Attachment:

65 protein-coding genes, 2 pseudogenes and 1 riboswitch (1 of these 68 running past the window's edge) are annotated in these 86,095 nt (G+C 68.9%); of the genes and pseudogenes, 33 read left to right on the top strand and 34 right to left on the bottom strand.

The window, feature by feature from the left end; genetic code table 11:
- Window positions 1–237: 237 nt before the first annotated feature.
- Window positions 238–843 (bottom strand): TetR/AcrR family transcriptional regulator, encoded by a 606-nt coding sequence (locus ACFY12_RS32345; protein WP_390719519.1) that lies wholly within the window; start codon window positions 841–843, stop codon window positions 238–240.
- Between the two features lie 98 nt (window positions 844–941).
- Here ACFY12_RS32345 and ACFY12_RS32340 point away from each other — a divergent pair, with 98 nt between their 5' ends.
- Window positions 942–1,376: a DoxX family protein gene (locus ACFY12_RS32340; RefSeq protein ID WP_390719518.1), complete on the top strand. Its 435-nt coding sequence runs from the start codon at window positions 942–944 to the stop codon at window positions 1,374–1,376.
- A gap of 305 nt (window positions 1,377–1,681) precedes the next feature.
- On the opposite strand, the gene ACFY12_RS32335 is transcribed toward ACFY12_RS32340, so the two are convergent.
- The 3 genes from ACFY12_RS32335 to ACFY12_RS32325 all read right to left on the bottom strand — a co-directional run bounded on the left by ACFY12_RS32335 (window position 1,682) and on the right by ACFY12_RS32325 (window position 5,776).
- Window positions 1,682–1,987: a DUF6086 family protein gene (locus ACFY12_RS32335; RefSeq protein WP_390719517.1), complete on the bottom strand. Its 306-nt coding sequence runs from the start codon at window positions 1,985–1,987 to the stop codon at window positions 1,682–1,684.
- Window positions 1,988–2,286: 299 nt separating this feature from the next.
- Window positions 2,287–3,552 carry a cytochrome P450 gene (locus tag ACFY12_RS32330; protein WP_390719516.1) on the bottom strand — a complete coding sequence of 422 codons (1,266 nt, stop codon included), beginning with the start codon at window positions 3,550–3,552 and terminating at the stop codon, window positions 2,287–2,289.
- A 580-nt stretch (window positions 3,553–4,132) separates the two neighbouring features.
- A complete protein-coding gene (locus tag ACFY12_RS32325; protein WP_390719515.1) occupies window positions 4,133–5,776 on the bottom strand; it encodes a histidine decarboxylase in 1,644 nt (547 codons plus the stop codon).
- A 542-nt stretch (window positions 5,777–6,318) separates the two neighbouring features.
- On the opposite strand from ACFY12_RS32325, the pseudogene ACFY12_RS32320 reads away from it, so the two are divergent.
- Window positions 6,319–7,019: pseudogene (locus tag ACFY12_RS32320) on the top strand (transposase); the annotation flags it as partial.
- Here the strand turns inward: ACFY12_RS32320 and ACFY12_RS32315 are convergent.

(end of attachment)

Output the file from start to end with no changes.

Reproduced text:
65 protein-coding genes, 2 pseudogenes and 1 riboswitch (1 of these 68 running past the window's edge) are annotated in these 86,095 nt (G+C 68.9%); of the genes and pseudogenes, 33 read left to right on the top strand and 34 right to left on the bottom strand.

The window, feature by feature from the left end; genetic code table 11:
- Window positions 1–237: 237 nt before the first annotated feature.
- Window positions 238–843 (bottom strand): TetR/AcrR family transcriptional regulator, encoded by a 606-nt coding sequence (locus ACFY12_RS32345; protein WP_390719519.1) that lies wholly within the window; start codon window positions 841–843, stop codon window positions 238–240.
- Between the two features lie 98 nt (window positions 844–941).
- Here ACFY12_RS32345 and ACFY12_RS32340 point away from each other — a divergent pair, with 98 nt between their 5' ends.
- Window positions 942–1,376: a DoxX family protein gene (locus ACFY12_RS32340; RefSeq protein ID WP_390719518.1), complete on the top strand. Its 435-nt coding sequence runs from the start codon at window positions 942–944 to the stop codon at window positions 1,374–1,376.
- A gap of 305 nt (window positions 1,377–1,681) precedes the next feature.
- On the opposite strand, the gene ACFY12_RS32335 is transcribed toward ACFY12_RS32340, so the two are convergent.
- The 3 genes from ACFY12_RS32335 to ACFY12_RS32325 all read right to left on the bottom strand — a co-directional run bounded on the left by ACFY12_RS32335 (window position 1,682) and on the right by ACFY12_RS32325 (window position 5,776).
- Window positions 1,682–1,987: a DUF6086 family protein gene (locus ACFY12_RS32335; RefSeq protein WP_390719517.1), complete on the bottom strand. Its 306-nt coding sequence runs from the start codon at window positions 1,985–1,987 to the stop codon at window positions 1,682–1,684.
- Window positions 1,988–2,286: 299 nt separating this feature from the next.
- Window positions 2,287–3,552 carry a cytochrome P450 gene (locus tag ACFY12_RS32330; protein WP_390719516.1) on the bottom strand — a complete coding sequence of 422 codons (1,266 nt, stop codon included), beginning with the start codon at window positions 3,550–3,552 and terminating at the stop codon, window positions 2,287–2,289.
- A 580-nt stretch (window positions 3,553–4,132) separates the two neighbouring features.
- A complete protein-coding gene (locus tag ACFY12_RS32325; protein WP_390719515.1) occupies window positions 4,133–5,776 on the bottom strand; it encodes a histidine decarboxylase in 1,644 nt (547 codons plus the stop codon).
- A 542-nt stretch (window positions 5,777–6,318) separates the two neighbouring features.
- On the opposite strand from ACFY12_RS32325, the pseudogene ACFY12_RS32320 reads away from it, so the two are divergent.
- Window positions 6,319–7,019: pseudogene (locus tag ACFY12_RS32320) on the top strand (transposase); the annotation flags it as partial.
- Here the strand turns inward: ACFY12_RS32320 and ACFY12_RS32315 are convergent.